Part 2 Social Dreaming Note #5: Weds 22 Feb 2017

Part 2 Social Dreaming Note #5: Weds 22 Feb 2017

Part 2 Social Dreaming #5: Tuesday 22nd February: Wellcome Collection Reading Room Facilitation and write-up: Camilla Child and Sol Szekir-Papasavva 24 people came to the matrix and 22 stayed 27 dreams were presented and 24 associations made [...]


27 February 2017

Image Credit: Good Bicycle, Bad Bicycle. Watercolour on Langton paper, 148 x 105 mm by Juliet Scott.

Part 2 Social Dreaming #5: Tuesday 22nd February: Wellcome Collection Reading Room

Facilitation and write-up: Camilla Child and Sol Szekir-Papasavva

24 people came to the matrix and 22 stayed
27 dreams were presented and 24 associations made

The Matrix

The dreams came fast and with associations between. Associations to the individual dreams, to the individual. We couldn’t all hear each other, there were quiet voices, louder voices. There were noises in the room, distracting. There was silence in the matrix, but not so much. Voices that asked questions and quiet conversations with neighbours. And a concentration on dreams as prophesies. Who dreams, how you dream. Not so much collective sense making. There are no dreams of joy.

It felt fragmented, the facilitators agree at the end. We are stunned. It is like the world. We cannot make sense in these moments. And now our notes are hard to follow, fragmented.

So here goes with the fragments.

The first dream this facilitator has clearly: the dream of the queen (but it was her lookalike). In her vault in her warehouse and with pallets, with the bullion in the vault. In a pink coat in fact. Is she guarding something? Then in real life, days later, the same picture of the queen. So what is the dream and what is the reality here?

Then dreams of running from, dreamed by women. The middle aged man, and then the boy who pushed her into a room. ‘The mother is angry, the father ok. I was upset I couldn’t stay.’ The associations are made around the personal, ‘They are people I know, they are vivid.’ ‘Dreams are what I repress.’ This facilitator wants to ask what it is that you are repressing for us all? I do say, ‘Are these dreams about running from a crazy man.’ This isn’t picked up.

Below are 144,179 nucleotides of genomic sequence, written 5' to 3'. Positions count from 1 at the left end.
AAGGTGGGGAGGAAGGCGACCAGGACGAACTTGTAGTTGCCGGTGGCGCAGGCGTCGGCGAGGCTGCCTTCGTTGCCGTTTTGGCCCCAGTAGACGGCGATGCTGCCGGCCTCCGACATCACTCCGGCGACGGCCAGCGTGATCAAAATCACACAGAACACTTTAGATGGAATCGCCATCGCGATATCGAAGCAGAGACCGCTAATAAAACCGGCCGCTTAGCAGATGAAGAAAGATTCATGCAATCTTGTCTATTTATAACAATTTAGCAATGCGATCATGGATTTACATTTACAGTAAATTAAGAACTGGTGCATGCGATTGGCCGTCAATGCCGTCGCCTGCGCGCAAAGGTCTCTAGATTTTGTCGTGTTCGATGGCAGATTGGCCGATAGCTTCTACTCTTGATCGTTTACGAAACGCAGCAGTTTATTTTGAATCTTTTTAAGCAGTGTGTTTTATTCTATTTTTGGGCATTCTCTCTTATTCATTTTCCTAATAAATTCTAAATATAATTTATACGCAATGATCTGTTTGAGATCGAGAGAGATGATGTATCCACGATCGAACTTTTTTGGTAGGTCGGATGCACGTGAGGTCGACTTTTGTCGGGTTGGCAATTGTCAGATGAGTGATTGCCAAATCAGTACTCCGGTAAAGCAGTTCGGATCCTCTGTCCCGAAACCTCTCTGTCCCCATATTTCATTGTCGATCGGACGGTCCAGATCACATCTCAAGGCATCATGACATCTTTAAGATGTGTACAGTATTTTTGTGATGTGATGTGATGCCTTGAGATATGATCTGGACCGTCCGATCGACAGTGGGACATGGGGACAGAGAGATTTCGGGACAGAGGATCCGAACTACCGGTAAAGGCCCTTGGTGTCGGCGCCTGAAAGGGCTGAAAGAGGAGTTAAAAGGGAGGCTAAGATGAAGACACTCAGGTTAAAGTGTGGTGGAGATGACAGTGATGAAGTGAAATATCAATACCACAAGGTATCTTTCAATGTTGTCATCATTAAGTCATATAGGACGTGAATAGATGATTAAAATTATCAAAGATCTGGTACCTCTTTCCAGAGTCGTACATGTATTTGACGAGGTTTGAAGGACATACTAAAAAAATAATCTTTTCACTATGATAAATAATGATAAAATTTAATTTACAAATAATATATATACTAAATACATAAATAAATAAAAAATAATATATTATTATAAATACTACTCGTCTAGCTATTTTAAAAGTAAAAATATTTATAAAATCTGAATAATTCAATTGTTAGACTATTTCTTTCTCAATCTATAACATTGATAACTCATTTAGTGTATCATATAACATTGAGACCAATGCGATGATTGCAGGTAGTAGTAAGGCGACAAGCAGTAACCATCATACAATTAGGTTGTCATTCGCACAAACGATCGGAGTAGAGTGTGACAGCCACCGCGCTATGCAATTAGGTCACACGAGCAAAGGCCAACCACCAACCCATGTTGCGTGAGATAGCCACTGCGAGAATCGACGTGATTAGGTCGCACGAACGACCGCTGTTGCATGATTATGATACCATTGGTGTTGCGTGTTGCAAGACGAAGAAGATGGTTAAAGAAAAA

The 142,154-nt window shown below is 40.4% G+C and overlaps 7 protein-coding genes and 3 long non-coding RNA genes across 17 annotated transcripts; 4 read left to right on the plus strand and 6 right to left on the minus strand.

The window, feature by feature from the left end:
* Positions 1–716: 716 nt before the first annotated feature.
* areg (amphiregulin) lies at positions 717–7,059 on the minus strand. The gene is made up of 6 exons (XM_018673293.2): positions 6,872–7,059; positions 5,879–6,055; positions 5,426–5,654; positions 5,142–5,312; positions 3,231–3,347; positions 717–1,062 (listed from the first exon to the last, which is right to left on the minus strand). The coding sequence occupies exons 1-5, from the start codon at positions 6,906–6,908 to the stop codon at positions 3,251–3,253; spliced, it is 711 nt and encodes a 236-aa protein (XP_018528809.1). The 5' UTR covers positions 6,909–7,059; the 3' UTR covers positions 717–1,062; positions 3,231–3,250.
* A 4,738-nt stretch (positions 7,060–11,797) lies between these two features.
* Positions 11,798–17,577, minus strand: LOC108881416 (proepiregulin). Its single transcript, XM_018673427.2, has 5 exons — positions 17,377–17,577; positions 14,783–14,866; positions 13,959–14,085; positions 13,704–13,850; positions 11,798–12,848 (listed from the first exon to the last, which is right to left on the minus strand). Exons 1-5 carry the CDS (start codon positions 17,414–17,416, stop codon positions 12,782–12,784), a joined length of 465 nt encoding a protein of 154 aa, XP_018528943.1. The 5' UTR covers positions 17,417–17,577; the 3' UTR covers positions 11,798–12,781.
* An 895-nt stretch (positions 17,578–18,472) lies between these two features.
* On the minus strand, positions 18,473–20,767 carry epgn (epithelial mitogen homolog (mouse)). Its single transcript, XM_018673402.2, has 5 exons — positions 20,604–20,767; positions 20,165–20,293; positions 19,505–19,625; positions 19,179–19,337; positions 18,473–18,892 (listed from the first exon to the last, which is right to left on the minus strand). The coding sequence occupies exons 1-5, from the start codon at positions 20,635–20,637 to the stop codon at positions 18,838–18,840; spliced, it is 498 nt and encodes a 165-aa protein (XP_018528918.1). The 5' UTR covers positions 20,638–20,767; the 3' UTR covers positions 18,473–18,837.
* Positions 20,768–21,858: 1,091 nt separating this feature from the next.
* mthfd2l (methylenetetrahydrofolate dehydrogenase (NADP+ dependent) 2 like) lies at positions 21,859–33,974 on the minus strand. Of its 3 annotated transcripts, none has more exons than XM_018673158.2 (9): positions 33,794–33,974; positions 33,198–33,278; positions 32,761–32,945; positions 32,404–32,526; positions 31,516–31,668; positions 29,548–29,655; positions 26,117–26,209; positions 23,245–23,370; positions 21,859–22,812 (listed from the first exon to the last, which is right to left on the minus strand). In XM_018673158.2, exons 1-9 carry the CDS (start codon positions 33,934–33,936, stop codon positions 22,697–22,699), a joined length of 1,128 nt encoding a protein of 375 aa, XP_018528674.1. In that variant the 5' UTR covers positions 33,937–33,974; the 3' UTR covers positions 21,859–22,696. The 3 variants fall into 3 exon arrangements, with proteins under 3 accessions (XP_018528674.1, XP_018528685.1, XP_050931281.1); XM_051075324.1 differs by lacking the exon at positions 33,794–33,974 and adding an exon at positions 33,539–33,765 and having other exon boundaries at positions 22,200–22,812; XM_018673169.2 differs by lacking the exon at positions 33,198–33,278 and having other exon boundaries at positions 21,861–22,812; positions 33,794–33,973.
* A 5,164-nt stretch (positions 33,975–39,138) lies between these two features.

A woman tells us that she doesn’t dream. How do you know this? We come back to her, time and again. And during the matrix a man conducts research and asks questions about the vivid dreams and who dreams. How often? When?

There are dreams recounted about seeing friends and then days later seeing the friends. About feelings of loss.

And then there is an anchor. An anchor dream which is told from the stairs, anchoring us in the real life. But the dreamer says ‘How and where and what on earth can I anchor myself to?’

Somebody tells us their ‘ordinary anxiety dream.’ It was to do with people walking up and down, about incoherence and coherence. In real life she tells the person about the dream. ‘And now they think I am troubled. We have had no conversation since.’ Perhaps we should tell dreams. Another is told of a premonition – the airline story. The real life mother told no longer to recount her dreams, just in case.

At one point the facilitators caught each other’s eye. Get them back on track? Try. ‘Oh, have I done it wrong? Sorry.’ No, not wrong, not at all wrong, we both think to ourselves. It is as it is.

There are dreams about unresolved situations. And the boy who was killed in real life, he dreamed he was dead on the floor before he died. ‘Can we predict from dreams, the associators ask?

‘My dreams are mad, like films. Such colour.’ Bright red, and royal blue.

There are more dreams, dreams of being lost and falling, falling from a great height. ‘I was 11, I broke into class and someone shot me. I felt as if I was dying, I wanted to live.’ ‘I dream of vertigo – my current nightmare.’

A facilitator says, ‘I dreamed I jumped and went higher and higher, but I had to come down, and I knew it wouldn’t end well.’

There are childhood dreams of facing the monster. Others of falling, escaping through portals, into different worlds. Someone says, at one point, that it seems like there is an immigration theme. Escaping, landing in different worlds, which may not be better. Nobody picks this up.

What are dreams for – we should pay more attention because they give us information about our society. Nobody wants to go there. Not with these dreams.

There are more dreams, of death, a funeral, of sexual repression, of fertility. Fantasies of being trapped in the corridor of the starship with a cousin. ‘An unethical dream’ the dreamer tells us.

The repression thought which triggers a memory of a repressed dream never told. An enormous bogey, that grew and grew. ‘I couldn’t tell the dream because of the shame.’

We close and review. It is hard now to stop talking about the dreams and wondering about dreams and the purpose of dreams and who dreams. We have straw polls.

The facilitators sit together after to think about how and what to write. How to write this extraordinary experience and give it justice. It is so like now in the world we agree. It is simply not possible in this turbulent world where so much changes so quickly to make any sense of it. It is as it is.

The last Social Dreaming Matrix #6 will be held on Tuesday 28th February 2-3.15pm in the Wellcome Collection Reading Room.

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